KDKA RADIO - On the topic of the recently-released information on boosters for mRNA vaccines for COVID-19, David Nace (EPI '95), chief medical officer for UPMC Senior Communities pointed out that this wasn't a shock. "There's been a lot of data from these vaccines, but also from our prior experience with other vaccines, like the flu vaccine. We know that there tends to be a drop off, not with all but some tend to have a decline in the response o... 

Harrison talks about when boosters might be available to the general public

PITTSBURGH TRIBUNE REVIEW - "What they're aiming for is starting September 20, eight months after the second dose. I'm hoping the rollout will go smoothly starting on that date. The process is authorization by FDA for a booster dose, and then ACIP makes the recommendation about the booster dose." said EPI's Lee Harrison.   

PA is trying county fairs, text messages, and door-knocking to raise the vaccination rate. Success is slowly coming.

PHILADEPHIA INQUIERER - "The issues left are vaccine hesitancy, or they don't feel there's a strong enough need to jump through the hoops they would need to to get the vaccine," said EPI's Wendy King. Her research includes a nationwide survey of more than five million respondents and suggests that while vaccine hesitancy as a whole is decreasing, there's still a consistent group of people who say they will "definitely not" get a vaccine.   

'Wisdom and Fear' Lead 90% of U.S. Seniors to COVID Vaccines

KAISER HEALTH NEWS - HPM's Mark Roberts, director of the Public Health Dynamics Lab, cautioned that the success of the vaccination push among seniors doesn't mean others in this age group can grow complacent and think they are protected via herd immunity.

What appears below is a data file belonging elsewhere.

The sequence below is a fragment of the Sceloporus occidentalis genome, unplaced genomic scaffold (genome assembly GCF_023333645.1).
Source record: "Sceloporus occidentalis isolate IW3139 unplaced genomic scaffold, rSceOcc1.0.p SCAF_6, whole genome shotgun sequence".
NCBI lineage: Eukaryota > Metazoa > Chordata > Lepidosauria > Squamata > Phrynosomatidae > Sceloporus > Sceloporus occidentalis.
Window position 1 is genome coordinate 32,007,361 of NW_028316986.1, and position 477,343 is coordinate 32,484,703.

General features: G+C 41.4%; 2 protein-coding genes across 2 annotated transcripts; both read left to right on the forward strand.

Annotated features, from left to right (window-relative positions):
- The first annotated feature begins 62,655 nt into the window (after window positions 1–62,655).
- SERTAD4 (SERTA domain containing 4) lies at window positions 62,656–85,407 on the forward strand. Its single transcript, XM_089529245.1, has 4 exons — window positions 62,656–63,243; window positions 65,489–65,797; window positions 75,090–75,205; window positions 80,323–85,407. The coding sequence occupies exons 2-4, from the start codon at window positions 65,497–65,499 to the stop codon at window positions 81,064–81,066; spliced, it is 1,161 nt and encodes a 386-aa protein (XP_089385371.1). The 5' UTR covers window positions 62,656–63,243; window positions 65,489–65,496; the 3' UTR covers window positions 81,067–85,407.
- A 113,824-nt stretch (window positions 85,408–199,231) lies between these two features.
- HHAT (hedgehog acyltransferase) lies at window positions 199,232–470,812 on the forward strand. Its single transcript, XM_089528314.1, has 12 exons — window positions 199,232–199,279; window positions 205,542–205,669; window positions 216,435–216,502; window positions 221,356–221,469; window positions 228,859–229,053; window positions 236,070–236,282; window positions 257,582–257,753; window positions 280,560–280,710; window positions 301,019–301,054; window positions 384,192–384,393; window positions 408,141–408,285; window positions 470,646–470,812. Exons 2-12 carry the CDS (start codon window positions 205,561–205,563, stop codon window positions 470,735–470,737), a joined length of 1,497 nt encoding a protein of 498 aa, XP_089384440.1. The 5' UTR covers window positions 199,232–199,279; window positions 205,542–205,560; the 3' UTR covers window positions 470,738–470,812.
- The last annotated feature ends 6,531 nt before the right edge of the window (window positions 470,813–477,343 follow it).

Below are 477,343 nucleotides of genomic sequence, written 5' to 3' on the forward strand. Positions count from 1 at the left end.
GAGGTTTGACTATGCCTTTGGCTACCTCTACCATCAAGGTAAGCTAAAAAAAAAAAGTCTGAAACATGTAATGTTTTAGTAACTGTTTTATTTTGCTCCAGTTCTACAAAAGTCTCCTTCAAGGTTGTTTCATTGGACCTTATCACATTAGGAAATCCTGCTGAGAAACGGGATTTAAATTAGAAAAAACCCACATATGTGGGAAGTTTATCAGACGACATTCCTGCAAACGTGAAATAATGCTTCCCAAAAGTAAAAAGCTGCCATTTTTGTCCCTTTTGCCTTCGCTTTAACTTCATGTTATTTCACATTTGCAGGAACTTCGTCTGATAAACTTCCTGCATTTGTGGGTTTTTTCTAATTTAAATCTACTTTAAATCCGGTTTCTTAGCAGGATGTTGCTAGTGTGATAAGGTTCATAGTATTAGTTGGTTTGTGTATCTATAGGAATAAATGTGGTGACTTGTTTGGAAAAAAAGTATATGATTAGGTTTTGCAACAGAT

People who already had COVID-19 should still get vaccinated, scientists like Hartman urge

NATIONAL GEOGRAPHIC - For instance, says IDM's Amy Hartman, studies have shown that some recovered patients can mount effective defenses against COVID-19, but antibody levels dropped rapidly in others who were infected. Scientists are still gathering data and racing to answer this key question and others, such as how long immunity lasts from vaccines or from natural infection.  

Garland Examines Rise in Young People's Involvement in Local Violence on Hayes-Freeland show (video)

KDKA - BCHS' Richard Garland spoke with KDKA's Lynne Hayes-Freeland about the factors that are contributing to a rise in violence among youth in Pittsburgh.  

Share stories about your COVID-19 work

If you are doing COVID-19-related work and would like the school to share your story online, in social media, and other venues, send a short paragraph to describing what you are doing or visit

Research coordination

The Clinical and Translational Science Institute (CTSI) is coordinating research from Pitt and UPMC to plan and efficiently implement studies related to COVID-19 by managing resources, expertise, tools, and lab capabilities. Visit the COVID-19 research page for details.